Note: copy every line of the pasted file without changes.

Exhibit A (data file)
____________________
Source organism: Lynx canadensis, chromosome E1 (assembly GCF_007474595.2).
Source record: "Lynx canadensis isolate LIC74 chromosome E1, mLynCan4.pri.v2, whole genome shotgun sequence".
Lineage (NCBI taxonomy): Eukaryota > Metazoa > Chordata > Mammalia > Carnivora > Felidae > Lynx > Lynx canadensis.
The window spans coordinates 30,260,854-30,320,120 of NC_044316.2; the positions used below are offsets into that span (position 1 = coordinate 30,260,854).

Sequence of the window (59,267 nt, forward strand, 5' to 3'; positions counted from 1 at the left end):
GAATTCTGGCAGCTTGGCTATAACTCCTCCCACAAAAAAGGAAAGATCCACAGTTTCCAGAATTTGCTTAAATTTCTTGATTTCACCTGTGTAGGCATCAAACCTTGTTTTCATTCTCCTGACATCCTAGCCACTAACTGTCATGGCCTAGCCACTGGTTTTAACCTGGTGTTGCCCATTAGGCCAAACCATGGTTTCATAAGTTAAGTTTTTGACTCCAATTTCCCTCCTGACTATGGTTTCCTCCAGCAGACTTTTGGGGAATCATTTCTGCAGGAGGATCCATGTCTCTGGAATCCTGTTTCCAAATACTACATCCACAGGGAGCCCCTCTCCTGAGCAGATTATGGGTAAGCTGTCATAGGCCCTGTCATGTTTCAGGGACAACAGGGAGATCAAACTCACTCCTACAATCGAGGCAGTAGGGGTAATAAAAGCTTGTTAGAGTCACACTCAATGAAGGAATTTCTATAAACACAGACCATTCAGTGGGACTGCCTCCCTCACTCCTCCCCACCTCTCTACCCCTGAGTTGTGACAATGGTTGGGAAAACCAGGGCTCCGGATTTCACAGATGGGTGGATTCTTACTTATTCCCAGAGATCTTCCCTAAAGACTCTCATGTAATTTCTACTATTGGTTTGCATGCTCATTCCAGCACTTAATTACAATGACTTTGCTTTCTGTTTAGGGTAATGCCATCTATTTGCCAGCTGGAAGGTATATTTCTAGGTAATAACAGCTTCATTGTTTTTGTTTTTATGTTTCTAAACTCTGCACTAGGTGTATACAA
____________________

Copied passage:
Source organism: Lynx canadensis, chromosome E1 (assembly GCF_007474595.2).
Source record: "Lynx canadensis isolate LIC74 chromosome E1, mLynCan4.pri.v2, whole genome shotgun sequence".
Lineage (NCBI taxonomy): Eukaryota > Metazoa > Chordata > Mammalia > Carnivora > Felidae > Lynx > Lynx canadensis.
The window spans coordinates 30,260,854-30,320,120 of NC_044316.2; the positions used below are offsets into that span (position 1 = coordinate 30,260,854).

Sequence of the window (59,267 nt, forward strand, 5' to 3'; positions counted from 1 at the left end):
GAATTCTGGCAGCTTGGCTATAACTCCTCCCACAAAAAAGGAAAGATCCACAGTTTCCAGAATTTGCTTAAATTTCTTGATTTCACCTGTGTAGGCATCAAACCTTGTTTTCATTCTCCTGACATCCTAGCCACTAACTGTCATGGCCTAGCCACTGGTTTTAACCTGGTGTTGCCCATTAGGCCAAACCATGGTTTCATAAGTTAAGTTTTTGACTCCAATTTCCCTCCTGACTATGGTTTCCTCCAGCAGACTTTTGGGGAATCATTTCTGCAGGAGGATCCATGTCTCTGGAATCCTGTTTCCAAATACTACATCCACAGGGAGCCCCTCTCCTGAGCAGATTATGGGTAAGCTGTCATAGGCCCTGTCATGTTTCAGGGACAACAGGGAGATCAAACTCACTCCTACAATCGAGGCAGTAGGGGTAATAAAAGCTTGTTAGAGTCACACTCAATGAAGGAATTTCTATAAACACAGACCATTCAGTGGGACTGCCTCCCTCACTCCTCCCCACCTCTCTACCCCTGAGTTGTGACAATGGTTGGGAAAACCAGGGCTCCGGATTTCACAGATGGGTGGATTCTTACTTATTCCCAGAGATCTTCCCTAAAGACTCTCATGTAATTTCTACTATTGGTTTGCATGCTCATTCCAGCACTTAATTACAATGACTTTGCTTTCTGTTTAGGGTAATGCCATCTATTTGCCAGCTGGAAGGTATATTTCTAGGTAATAACAGCTTCATTGTTTTTGTTTTTATGTTTCTAAACTCTGCACTAGGTGTATACAA